[Python-Dev] RFC: Backport ssl.MemoryBIO and ssl.SSLObject to Python 2.7
donald at stufft.io
Mon Jun 5 07:44:17 EDT 2017
> On Jun 5, 2017, at 7:00 AM, Nick Coghlan <ncoghlan at gmail.com> wrote:
> On 5 June 2017 at 18:42, Cory Benfield <cory at lukasa.co.uk <mailto:cory at lukasa.co.uk>> wrote:
>> On 3 Jun 2017, at 07:25, Nick Coghlan <ncoghlan at gmail.com> wrote:
>> As a result, as awkward and annoying as it would be, I'm wondering if
>> the structure of the requests migration may need to be something like:
>> - switch unconditionally to an async backend on Py3
>> - switch conditionally to an async backend on Py2 when PyOpenSSL is
>> - retain sufficient sync-only support on Py2 to allow pip to disable
>> the PyOpenSSL dependency
>> Ultimately we don’t have the resources to do this.
>> The requests core development team is 4 people, 3 of whom are part time
>> best-effort maintainers and one of whom is me, who has foolishly decided to
>> also work on PEP 543 as well as take over the lead maintenance role on
>> urllib3. urllib3 has another two additional best-effort maintainers.
>> We simply do not have the development resources to support two parallel
>> branches of code. Even if we did, doing so is a recipe for adding bugs and
>> inconsistencies between the two, leading to increased workload as we break
>> our users and fail to keep the two branches in sync. It also makes it much
>> harder for users to migrate from our synchronous backend to our async one,
>> as those two no longer use identical underlying implementations and so will
>> have subtle inconsistencies.
>> The TL;DR there is: no, we’d rather stay sync only than do that.
> Would you be OK with the notion of a "just for pip bootstrapping"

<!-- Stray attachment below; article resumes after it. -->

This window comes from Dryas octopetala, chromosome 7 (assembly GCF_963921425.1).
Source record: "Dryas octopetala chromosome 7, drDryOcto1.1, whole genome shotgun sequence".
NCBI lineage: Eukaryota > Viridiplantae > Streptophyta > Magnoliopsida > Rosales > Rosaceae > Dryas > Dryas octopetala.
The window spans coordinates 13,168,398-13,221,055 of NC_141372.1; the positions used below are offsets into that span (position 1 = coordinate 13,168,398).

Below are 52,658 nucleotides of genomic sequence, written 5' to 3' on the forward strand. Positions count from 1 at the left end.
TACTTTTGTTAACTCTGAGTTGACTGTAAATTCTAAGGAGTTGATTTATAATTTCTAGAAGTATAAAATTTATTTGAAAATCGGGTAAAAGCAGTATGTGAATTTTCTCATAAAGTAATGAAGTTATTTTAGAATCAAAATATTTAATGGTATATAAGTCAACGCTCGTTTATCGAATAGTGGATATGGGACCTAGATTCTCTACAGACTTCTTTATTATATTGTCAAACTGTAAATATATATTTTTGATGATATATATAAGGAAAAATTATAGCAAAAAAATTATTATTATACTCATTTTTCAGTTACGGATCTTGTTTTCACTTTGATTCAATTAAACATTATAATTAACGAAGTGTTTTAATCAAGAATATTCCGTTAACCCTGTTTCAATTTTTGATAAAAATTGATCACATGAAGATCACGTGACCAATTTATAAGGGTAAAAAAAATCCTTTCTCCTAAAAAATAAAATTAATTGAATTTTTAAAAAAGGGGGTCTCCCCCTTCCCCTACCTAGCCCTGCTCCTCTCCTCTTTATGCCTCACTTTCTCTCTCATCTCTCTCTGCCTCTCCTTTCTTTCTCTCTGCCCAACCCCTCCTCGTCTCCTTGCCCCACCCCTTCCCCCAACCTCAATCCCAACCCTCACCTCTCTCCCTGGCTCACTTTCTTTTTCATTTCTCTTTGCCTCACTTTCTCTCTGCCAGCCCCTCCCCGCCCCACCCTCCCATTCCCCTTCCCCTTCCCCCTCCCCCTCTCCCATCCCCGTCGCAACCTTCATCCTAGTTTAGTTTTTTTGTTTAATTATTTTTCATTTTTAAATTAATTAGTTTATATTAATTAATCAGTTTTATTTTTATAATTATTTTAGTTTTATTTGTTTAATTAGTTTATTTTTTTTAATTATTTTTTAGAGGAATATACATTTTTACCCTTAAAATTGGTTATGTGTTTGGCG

> private backend in _ensurepip_ssl?
Is pip allowed to use the hypothetical _ensurepip_ssl outside of ensurepip? Thinking about this reminded me about the *other* reason pip avoids dependencies— avoiding making assertions about what versions of software can actually be installed. IOW if pip depends on pyOpenSSL >= X.Y, then you essentially can’t install any other version of pyOpenSSL and you’d be forced to upgrade.
This isn’t end of the world and pyOpenSSL is generally stable enough we could *probably* get away with a unversioned dependency on a non Windows platform. On Windows we’d have to uh, I guess use a SChannel c-types backend? Not having our TLS library in the stdlib makes it a bit more difficult, but from pip’s own POV if there’s a MemoryBio that we’re allowed to use and then requests uses pyOpenSSL normally (we’d apply a small patch to pip’s copy of requests to make it use it, but that’s easy to do with our setup) I think that would be workable.
I think that’s a less optimal solution than just accepting PEP 546 which I think is beneficial to the Python ecosystem as a whole, making it easier to port more code onto 3.x (and allowing unlocking 3.x’s capabilities) and will make it easier to maintain the ssl library on 2.7, given it will have less of a divergence from 3.x again.
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